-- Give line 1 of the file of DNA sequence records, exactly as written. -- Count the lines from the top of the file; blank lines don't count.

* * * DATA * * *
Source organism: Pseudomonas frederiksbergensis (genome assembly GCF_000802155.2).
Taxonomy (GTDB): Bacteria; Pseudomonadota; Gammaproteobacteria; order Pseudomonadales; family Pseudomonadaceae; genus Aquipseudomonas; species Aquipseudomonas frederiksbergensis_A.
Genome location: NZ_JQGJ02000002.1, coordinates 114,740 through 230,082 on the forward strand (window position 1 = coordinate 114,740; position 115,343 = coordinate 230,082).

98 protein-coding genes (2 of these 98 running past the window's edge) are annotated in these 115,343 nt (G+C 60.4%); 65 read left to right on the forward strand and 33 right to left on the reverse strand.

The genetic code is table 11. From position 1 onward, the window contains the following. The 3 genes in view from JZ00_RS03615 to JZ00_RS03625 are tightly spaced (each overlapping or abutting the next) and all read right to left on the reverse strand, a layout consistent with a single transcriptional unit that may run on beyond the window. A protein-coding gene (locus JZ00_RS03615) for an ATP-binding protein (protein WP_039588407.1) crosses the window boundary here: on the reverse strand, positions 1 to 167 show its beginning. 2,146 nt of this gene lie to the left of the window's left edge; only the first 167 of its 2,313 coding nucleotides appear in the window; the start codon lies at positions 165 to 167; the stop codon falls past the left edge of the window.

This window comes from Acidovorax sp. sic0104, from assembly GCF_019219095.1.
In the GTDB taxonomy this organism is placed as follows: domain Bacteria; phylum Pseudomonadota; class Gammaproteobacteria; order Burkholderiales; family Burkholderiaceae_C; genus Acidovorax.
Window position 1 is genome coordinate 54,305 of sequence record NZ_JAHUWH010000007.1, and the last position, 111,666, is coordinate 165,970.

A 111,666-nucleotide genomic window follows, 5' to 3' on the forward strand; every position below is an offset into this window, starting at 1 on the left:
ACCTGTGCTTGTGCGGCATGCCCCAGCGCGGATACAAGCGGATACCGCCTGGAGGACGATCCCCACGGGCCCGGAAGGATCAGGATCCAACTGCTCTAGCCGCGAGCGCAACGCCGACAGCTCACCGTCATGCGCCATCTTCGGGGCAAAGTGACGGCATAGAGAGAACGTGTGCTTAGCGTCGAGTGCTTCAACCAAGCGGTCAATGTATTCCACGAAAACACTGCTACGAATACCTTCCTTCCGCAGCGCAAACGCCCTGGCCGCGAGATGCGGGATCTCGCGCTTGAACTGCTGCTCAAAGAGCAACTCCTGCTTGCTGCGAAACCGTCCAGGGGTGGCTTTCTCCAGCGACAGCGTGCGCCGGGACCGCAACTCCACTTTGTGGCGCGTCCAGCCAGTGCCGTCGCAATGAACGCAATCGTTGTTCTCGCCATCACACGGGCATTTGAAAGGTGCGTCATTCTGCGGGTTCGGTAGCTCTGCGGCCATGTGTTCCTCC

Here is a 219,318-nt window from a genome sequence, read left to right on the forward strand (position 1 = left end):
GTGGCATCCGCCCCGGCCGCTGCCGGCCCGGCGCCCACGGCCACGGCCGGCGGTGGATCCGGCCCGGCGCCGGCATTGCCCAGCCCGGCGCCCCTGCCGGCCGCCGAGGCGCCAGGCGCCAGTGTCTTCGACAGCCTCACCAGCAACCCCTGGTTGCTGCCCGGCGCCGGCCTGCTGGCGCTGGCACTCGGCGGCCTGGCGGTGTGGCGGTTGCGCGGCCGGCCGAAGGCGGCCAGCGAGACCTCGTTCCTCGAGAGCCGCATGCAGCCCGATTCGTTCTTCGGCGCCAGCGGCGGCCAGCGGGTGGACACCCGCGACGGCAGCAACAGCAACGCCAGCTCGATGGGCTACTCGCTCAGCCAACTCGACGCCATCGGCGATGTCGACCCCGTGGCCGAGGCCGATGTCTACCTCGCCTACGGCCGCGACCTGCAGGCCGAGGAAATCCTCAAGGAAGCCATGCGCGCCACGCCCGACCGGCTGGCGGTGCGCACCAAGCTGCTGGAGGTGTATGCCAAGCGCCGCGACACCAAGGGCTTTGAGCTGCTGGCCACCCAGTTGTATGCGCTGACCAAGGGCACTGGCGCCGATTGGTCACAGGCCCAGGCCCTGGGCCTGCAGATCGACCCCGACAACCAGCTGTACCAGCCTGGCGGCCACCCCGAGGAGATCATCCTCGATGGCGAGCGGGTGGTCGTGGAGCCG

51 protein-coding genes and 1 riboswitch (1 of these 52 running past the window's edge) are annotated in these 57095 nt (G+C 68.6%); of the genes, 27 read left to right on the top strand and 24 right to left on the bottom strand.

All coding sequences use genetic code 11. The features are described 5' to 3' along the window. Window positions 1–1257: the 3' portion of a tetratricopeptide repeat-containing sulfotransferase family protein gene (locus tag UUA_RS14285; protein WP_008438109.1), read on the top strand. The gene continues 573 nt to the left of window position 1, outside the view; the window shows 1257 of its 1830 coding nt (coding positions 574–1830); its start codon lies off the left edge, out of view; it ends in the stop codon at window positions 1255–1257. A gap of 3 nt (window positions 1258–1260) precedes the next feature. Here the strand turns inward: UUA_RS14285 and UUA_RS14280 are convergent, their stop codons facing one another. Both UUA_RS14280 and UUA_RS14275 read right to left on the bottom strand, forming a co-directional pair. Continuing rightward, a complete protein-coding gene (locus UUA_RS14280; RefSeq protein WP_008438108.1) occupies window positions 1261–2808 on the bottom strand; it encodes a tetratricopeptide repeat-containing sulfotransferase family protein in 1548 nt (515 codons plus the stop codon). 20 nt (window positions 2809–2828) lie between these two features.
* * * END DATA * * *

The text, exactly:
Source organism: Pseudomonas frederiksbergensis (genome assembly GCF_000802155.2).